All items about social networking


Memories in the Facebook Age

Richard Rushfield has spent the last few years writing the memoirs of his college years in the mid-1980s. As it happens, just as he needed to find more material to expand on the fragments he remembered, Facebook exploded, and suddenly his past was alive again, all those people he remembered could be consulted and could contribute to the memoir. But soon, the book and the discussions of it on Facebook re-ignited old feuds and the past he was trying to memorialize was alive and kicking again.

Facebook encourages us to hold on to our past, and in a way, it lives on there for ever. As Richard writes:

No memoirist can write without making every effort to doublecheck one’s own past. But when the past becomes a moving target, how is one to nail it down?

Read the full article at The Daily Beast.


A new survey shows that teens in the Ontario average seven hours a day of “screen time”.

The study grouped together time spent watching TV and Internet use as “sedentary behaviour” and suggests a link to a decline in physical and mental health among the students.

What’s interesting here is the implicit suggestion that a person’s entire use of a computer could be considered as a bad thing. Grouping all computer time together with watching TV as “screen time” is, I think, somewhat irresponsible and fails to recognize the diverse roles computers play in our lives.

It’s true that computers can be used for consuming content (YouTube videos or internet TV channels for example) as well as for solitary activities like playing games. These things should perhaps be moderated as you might TV use.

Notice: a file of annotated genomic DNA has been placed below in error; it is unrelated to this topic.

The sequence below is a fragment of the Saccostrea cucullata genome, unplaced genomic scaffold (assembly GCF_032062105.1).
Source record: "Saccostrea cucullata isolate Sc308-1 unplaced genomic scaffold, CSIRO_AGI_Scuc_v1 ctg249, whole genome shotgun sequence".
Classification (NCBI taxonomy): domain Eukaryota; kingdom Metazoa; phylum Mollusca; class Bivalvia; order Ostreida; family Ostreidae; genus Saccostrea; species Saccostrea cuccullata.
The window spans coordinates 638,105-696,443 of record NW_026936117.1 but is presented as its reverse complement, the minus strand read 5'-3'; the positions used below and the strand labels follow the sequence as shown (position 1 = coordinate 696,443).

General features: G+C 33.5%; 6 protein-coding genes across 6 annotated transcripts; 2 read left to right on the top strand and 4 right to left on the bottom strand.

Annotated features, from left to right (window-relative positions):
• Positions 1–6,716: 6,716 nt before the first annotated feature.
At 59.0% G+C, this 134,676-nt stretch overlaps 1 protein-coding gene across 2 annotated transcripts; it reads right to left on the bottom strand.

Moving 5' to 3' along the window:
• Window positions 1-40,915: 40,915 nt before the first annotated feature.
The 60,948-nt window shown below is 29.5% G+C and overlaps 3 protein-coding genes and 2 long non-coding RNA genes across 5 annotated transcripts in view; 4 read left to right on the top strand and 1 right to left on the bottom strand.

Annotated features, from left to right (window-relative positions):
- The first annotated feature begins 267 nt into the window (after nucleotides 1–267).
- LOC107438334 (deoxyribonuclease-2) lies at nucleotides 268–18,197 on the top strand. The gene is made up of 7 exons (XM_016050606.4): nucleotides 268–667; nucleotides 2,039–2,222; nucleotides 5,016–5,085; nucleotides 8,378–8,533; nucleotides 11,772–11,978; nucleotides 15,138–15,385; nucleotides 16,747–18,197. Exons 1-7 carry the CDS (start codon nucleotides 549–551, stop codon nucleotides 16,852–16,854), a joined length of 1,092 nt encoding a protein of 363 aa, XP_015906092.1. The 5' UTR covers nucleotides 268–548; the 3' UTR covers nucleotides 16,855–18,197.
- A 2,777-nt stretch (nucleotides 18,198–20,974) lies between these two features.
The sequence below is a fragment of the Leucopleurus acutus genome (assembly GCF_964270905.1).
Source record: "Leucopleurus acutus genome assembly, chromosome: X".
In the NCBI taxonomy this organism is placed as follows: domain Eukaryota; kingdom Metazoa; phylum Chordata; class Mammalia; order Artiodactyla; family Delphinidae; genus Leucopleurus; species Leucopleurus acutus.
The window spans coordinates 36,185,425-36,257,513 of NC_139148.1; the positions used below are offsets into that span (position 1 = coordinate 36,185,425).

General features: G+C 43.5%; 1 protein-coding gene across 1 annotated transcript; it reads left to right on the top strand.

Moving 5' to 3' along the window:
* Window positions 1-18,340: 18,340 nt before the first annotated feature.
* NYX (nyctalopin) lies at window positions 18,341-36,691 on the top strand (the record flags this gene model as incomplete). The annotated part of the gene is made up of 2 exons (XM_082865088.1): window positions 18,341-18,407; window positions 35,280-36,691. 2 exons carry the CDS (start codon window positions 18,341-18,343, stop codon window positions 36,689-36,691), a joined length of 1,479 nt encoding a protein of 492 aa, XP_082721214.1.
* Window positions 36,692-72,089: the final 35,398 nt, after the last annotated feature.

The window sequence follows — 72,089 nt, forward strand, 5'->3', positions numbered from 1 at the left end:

But computers can be used for so many other things now – researching homework assignments, communicating with friends, collaborating with other students, planning trips or shopping. So to group all these activities together as if they are all self-indulgent activities that could be completely avoided is unrealistic at best.

The reality is that computers are now so integrated into our daily lives, and even more so with the younger generation, that to consider taking “screens” out of the equation wholly is simply not possible.

A more interesting piece of research would separate solitary entertainment activities from productive or communication activities, and also look at the differences between students doing such activities offline or online.

It’s also worth considering what the researchers might have found if they’d looked at adults. Most of the office-bound population has seven hours of sedentary time a day – it’s called doing their work at their desk! In this context, the researchers findings are nothing special.

Read more of the study at CBC News.

In other news, researchers find that people use computers a lot…


Got a problem with the way someone thinks? Then you’ll love social networks like Facebook, because they give you easy ways to harass your ideological opposites.

Search makes it easy to find someone you disagree with. Once you’ve found your ideological target, get your friends to report them, and let the automated antispam systems do their work. ReadWriteWeb has an example of groups reporting someone in order to wrongfully shut down their online accounts already.

How did we get here?

Read more »